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Total lunar eclipse, illustration

Total lunar eclipse, illustration

C050/7647

Rights Managed

50.0 MB (340.6 KB compressed)

4181 x 4181 pixels

35.3 x 35.3 cm ⏐ 13.9 x 13.9 in (300dpi)

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Credit

SCIENCE PHOTO LIBRARY SCIENCE PHOTO LIBRARY

Caption

Total lunar eclipse. Illustration showing the positions of the Earth, Moon and Sun during a total lunar eclipse. Total lunar eclipses occur when the Earth moves between the Sun and the Moon, and casts its shadow across the surface of the Moon. As seen here, the cone of Earth's shadow is larger than the Moon's width at the same point, and because of this, totality can last up to 107 minutes. Lunar eclipses occur only at full Moon, and then only when the Earth and full Moon are correctly aligned (about 2-3 times a year). They do not occur every full Moon as the Moon's orbit is slightly inclined to the Earth's orbit around the Sun.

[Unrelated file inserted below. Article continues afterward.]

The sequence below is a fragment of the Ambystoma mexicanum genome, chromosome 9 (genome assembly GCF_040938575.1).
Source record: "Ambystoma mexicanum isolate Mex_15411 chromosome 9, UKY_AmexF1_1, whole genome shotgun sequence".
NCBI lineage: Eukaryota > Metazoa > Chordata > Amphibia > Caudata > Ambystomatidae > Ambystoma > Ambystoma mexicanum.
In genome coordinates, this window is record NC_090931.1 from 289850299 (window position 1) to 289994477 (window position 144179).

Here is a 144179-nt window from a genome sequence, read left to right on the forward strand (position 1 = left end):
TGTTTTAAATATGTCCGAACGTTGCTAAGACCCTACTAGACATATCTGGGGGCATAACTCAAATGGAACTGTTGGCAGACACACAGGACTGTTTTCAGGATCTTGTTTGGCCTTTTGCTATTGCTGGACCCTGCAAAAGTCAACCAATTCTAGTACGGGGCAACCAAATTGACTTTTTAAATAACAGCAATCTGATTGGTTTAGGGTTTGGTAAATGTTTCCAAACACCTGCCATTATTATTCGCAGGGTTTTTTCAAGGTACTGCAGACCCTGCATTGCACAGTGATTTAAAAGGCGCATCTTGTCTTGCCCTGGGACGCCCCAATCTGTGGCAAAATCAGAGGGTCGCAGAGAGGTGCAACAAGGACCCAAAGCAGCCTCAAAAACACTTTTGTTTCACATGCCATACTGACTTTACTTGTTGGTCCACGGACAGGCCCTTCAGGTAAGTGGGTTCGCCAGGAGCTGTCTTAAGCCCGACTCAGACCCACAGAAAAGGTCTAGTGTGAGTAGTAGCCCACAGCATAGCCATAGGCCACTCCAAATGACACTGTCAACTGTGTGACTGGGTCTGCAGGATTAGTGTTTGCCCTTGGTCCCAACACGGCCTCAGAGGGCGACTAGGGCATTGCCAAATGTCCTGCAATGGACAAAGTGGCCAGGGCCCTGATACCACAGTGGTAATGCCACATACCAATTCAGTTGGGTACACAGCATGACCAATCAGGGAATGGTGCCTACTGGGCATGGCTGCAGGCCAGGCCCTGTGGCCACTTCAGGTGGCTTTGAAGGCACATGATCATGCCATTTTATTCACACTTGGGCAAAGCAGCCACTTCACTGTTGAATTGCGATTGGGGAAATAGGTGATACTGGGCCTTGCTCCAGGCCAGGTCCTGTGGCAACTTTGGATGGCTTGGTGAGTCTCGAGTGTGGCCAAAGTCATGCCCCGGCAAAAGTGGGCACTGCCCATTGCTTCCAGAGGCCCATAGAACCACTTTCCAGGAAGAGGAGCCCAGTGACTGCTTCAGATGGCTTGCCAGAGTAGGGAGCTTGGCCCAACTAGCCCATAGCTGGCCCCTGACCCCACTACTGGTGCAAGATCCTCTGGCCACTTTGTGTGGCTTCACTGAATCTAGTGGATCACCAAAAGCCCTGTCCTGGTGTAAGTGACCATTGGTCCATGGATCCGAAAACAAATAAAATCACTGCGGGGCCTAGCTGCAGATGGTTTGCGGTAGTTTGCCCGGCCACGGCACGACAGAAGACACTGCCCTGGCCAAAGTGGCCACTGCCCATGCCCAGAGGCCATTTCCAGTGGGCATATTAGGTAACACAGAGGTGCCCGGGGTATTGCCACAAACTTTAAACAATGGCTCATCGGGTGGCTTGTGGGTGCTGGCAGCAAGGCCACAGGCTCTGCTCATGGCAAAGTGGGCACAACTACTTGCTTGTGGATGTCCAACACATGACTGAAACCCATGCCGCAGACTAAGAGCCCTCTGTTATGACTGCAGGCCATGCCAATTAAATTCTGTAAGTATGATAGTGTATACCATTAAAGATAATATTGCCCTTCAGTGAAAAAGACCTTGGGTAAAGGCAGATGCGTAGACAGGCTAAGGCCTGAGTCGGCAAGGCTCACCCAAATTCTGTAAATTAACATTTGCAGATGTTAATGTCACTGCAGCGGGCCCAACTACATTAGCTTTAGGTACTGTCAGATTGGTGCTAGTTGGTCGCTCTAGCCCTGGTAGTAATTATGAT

Release details

Model release not required. Property release not required.

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